Baking soda is not harmful to you or your skin. But some people are sensitive to it, so there can be some irritation when applied to the skin.
It is possible you can experience some irritation too when you swim immediately after adding baking soda to a pool. This does not mean you are sensitive to it or baking soda is irritating your skin.
This might be because your low pool pH has not increased to an ideal level yet. So the baking soda has not finished reacting. If your pH was low before you added baking soda, it is good to wait it out for a while so that it will increase to a safe level before you take a dip.
Will baking soda lower chlorine levels in a pool?
Chlorine is a popular chemical used in pool water for getting rid of germs, bacteria, and other harmful organisms, keeping the water hygienic. Just like every other term related to keeping a clean healthy pool, chlorine also has a healthy and harmful level.
Too much of it in the water can be bad for pool users. So it has to be kept in check too, and the level is reduced when it is too high.
Baking soda does not lower chlorine levels in a pool directly. It affects the pH and alkalinity levels which in turn affect the effectiveness and level of chlorine in a pool.
In water with a pH level within the range of 7.4 to 7.6, chlorine is very efficient and effective. Too much chlorine at this level will surely be harmful. Baking soda can be used to check the chlorine level by increasing the pH. Chlorine efficiency can drop by nearly 20% in high pH water of about 8.
The ideal amount of chlorine in pool water is between the ranges of 1-3 or 3-6 Parts Per Milliliter, depending on how heavily used the pool is per day. The more used, the more germs, the more chlorine you will need to sanitize the pool.
How long do I wait between adding pool chemicals?
In pool maintenance, there is no one-fits-all chemical. Achieving clean and clear water with safe chemical balance levels involves the use of multiple chemicals for different adjustment purposes.
There are cleaning agents and sanitizers for keeping the pool water clean and void of harmful microorganisms. Then there are those for adjusting pH and those for adjusting alkalinity.
Bottom line is, at the end of the day, you are going to use more than a single chemical for your pool maintenance.
For safety, you should never mix chemicals if you are using more than one. Always add them one after the other and not together.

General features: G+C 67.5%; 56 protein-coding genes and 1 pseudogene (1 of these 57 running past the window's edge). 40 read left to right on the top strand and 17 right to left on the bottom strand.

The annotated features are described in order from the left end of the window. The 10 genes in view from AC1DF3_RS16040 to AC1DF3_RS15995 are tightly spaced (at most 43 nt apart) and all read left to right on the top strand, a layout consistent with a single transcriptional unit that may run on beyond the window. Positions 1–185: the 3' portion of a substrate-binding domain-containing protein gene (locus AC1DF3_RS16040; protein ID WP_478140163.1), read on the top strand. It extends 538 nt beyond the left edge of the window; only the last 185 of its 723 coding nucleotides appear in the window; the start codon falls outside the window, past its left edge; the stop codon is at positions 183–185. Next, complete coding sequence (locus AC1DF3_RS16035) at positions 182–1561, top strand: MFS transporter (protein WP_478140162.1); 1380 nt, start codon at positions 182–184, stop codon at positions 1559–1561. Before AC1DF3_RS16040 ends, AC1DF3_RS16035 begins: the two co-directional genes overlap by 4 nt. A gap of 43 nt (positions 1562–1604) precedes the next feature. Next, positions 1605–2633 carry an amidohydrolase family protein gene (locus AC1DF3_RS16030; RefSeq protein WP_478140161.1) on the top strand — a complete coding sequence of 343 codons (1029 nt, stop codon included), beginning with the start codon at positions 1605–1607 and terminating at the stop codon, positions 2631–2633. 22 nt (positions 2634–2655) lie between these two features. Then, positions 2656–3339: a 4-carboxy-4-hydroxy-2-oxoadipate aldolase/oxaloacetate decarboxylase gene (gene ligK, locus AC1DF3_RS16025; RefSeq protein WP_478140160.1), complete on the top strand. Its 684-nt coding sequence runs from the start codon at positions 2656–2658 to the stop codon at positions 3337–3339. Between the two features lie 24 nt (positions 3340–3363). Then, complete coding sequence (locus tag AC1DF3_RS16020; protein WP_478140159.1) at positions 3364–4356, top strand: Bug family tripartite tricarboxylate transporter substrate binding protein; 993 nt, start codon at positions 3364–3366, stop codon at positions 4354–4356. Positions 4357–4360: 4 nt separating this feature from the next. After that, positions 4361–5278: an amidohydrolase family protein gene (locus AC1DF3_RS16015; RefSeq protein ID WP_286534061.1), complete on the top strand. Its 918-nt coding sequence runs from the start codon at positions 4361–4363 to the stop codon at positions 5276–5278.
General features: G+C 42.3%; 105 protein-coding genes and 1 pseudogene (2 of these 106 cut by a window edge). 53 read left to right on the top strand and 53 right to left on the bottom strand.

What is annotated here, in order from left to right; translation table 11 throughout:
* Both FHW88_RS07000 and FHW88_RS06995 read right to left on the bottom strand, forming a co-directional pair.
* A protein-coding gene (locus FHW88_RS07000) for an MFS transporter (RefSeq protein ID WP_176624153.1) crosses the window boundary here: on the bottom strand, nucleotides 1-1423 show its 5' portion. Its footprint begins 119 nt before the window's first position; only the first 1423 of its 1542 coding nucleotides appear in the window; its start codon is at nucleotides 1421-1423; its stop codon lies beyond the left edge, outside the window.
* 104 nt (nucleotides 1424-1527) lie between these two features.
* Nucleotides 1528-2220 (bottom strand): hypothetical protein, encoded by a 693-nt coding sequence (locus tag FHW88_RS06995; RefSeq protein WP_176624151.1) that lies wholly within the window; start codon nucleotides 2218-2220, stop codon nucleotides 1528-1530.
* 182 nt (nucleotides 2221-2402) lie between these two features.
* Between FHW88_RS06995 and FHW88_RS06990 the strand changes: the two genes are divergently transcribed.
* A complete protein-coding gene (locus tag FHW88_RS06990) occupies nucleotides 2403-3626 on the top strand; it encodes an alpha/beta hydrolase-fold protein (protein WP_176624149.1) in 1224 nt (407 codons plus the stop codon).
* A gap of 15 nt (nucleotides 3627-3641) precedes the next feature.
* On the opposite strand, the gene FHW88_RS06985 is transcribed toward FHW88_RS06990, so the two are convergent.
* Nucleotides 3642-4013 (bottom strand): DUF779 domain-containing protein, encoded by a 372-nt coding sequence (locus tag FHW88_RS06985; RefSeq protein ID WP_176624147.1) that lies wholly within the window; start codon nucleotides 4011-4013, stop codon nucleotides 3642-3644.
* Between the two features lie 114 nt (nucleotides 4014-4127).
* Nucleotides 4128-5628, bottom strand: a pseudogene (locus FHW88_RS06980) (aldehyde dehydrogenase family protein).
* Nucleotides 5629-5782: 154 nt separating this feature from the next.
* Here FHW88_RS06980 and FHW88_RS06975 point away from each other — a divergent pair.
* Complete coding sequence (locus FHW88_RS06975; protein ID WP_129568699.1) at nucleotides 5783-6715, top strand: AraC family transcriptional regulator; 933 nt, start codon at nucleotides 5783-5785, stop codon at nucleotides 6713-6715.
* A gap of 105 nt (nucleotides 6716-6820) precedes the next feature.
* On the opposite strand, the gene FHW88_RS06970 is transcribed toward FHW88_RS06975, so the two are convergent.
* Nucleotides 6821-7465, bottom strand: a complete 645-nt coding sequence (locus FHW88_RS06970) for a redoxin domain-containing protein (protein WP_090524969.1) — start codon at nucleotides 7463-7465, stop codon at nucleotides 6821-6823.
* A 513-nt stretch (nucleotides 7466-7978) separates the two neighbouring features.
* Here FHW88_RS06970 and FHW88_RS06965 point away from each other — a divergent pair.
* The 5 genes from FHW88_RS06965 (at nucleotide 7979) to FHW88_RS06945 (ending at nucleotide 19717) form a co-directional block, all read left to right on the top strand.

You should wait for at least 1 hour between adding pool chemicals. This however is not general as wait times between adding chemicals in a pool can range from 1 hour to up to 24 hours, depending on what and what chemicals are in the sequence.
Two chemicals that can react with each other to create harmful substances should be given as much wait time as possible. Muriatic acid and chlorine react to form a very toxic gas that is harmful to health.
Wait times can be very short or long. You should wait for 24 hours after adding calcium hypochlorite before adding any pH or alkalinity adjustment chemicals. Adding them earlier will cause calcium scaling to occur in the pool, making your pool cloudy too.
You can lessen the time required for chemicals to mix properly. Pouring chemicals in front of the return pump, with the pump running at the maximum, will hasten the mixing process.
Do I really need to wait 4 hours between pool chemicals?
It is not a fact to wait for 4 hours between pool chemicals. Some can be 1 hour or less, others 4 hours, and some might require you to wait for 24 hours.
Some chemicals, however, like liquid chlorine, require you to wait for up to 4 hours to be on the safe side. Or as much time is needed for the chlorine level to drop below 6 ppm.
The most important thing to take into consideration is the dissolution of the chemicals. Ensure that the chemicals dissolve completely before you can add a different chemical.
That will help you to avoid unnecessary reactions in your pool.
Will adding baking soda to the pool raise pH?
Yes, adding baking soda to pool water will raise the pH. Baking soda, otherwise known as sodium bicarbonate, has an upper pH scale value of 8. So adding it to acidic water will raise the pH level towards alkaline.
Aside from raising pool water pH, baking soda increases the alkalinity of the pool when added to it.
How often should I add baking soda to my pool?
Pool chemical balance is always fluctuating. It is used by many people, frequently, and it is open to the atmosphere.
This means many factors can lead to a fall in pH and alkalinity of the pool water. Rainfall, organic body fluids, and many others have different levels of acidity which they add to your pool.
So chemicals have to be added regularly to keep them in check. Pool water is always increasing in acidity and Baking soda does a good job in making the pool less acidic.
It does this by increasing the pH and also the alkalinity which acts as a buffer against acids. But then, you do not want to turn your pool into a chemical dump.
Allow at least a day after adding the right quantity of baking soda before testing to add again. Do everything in bits, you do not want to end up with an alkaline pool in a bid to fix an acidic one.
Keep it below 2.5 pounds of baking soda added to your pool in a day, when doing regular readjustments.
Too much baking soda in hard water will lead to calcium scaling in your pool as a result of too much calcium buildup. The pool water will become cloudy, and that is not a good sight to behold.
It does not stop there, calcium scales can block your pool filter over time and that will lead to another issue and then to another and another.